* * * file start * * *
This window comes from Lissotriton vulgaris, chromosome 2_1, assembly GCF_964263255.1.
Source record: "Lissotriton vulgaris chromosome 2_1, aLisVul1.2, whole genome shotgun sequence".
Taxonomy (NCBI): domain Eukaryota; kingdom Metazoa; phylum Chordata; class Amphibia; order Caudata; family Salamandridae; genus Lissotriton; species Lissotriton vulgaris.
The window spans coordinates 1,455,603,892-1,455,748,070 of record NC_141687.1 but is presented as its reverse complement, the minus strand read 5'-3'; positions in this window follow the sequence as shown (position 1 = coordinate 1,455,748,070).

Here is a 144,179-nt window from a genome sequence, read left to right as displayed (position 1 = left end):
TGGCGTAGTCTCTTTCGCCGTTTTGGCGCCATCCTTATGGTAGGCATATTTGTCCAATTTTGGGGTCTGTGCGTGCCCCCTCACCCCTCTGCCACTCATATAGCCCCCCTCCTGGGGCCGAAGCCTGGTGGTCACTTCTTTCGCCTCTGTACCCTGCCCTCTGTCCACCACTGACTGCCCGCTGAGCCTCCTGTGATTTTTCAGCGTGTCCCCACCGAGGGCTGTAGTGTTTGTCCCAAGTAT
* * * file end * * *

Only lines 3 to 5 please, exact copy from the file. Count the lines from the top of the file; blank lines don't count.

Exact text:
Taxonomy (NCBI): domain Eukaryota; kingdom Metazoa; phylum Chordata; class Amphibia; order Caudata; family Salamandridae; genus Lissotriton; species Lissotriton vulgaris.
The window spans coordinates 1,455,603,892-1,455,748,070 of record NC_141687.1 but is presented as its reverse complement, the minus strand read 5'-3'; positions in this window follow the sequence as shown (position 1 = coordinate 1,455,748,070).

Here is a 144,179-nt window from a genome sequence, read left to right as displayed (position 1 = left end):